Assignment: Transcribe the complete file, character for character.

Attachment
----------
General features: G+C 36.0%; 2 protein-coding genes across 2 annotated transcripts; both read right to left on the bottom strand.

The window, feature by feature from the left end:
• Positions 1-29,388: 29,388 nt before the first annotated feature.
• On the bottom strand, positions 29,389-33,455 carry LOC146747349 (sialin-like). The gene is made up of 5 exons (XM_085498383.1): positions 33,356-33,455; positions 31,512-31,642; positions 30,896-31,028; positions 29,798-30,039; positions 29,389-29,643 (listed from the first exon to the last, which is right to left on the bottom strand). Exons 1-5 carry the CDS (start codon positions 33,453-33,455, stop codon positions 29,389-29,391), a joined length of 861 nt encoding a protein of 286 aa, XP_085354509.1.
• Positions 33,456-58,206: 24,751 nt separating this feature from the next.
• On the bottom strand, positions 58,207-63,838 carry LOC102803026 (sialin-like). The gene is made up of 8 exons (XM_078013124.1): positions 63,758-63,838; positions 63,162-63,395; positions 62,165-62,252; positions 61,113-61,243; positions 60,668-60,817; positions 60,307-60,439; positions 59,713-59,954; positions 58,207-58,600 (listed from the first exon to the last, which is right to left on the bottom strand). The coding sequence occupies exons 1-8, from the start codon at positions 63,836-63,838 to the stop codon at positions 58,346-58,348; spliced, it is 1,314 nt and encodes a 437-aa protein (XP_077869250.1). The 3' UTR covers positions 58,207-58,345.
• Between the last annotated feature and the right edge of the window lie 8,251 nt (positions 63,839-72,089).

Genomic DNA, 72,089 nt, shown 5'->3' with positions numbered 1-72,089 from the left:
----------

General features: G+C 36.0%; 2 protein-coding genes across 2 annotated transcripts; both read right to left on the bottom strand.

The window, feature by feature from the left end:
• Positions 1-29,388: 29,388 nt before the first annotated feature.
• On the bottom strand, positions 29,389-33,455 carry LOC146747349 (sialin-like). The gene is made up of 5 exons (XM_085498383.1): positions 33,356-33,455; positions 31,512-31,642; positions 30,896-31,028; positions 29,798-30,039; positions 29,389-29,643 (listed from the first exon to the last, which is right to left on the bottom strand). Exons 1-5 carry the CDS (start codon positions 33,453-33,455, stop codon positions 29,389-29,391), a joined length of 861 nt encoding a protein of 286 aa, XP_085354509.1.
• Positions 33,456-58,206: 24,751 nt separating this feature from the next.
• On the bottom strand, positions 58,207-63,838 carry LOC102803026 (sialin-like). The gene is made up of 8 exons (XM_078013124.1): positions 63,758-63,838; positions 63,162-63,395; positions 62,165-62,252; positions 61,113-61,243; positions 60,668-60,817; positions 60,307-60,439; positions 59,713-59,954; positions 58,207-58,600 (listed from the first exon to the last, which is right to left on the bottom strand). The coding sequence occupies exons 1-8, from the start codon at positions 63,836-63,838 to the stop codon at positions 58,346-58,348; spliced, it is 1,314 nt and encodes a 437-aa protein (XP_077869250.1). The 3' UTR covers positions 58,207-58,345.
• Between the last annotated feature and the right edge of the window lie 8,251 nt (positions 63,839-72,089).

Genomic DNA, 72,089 nt, shown 5'->3' with positions numbered 1-72,089 from the left: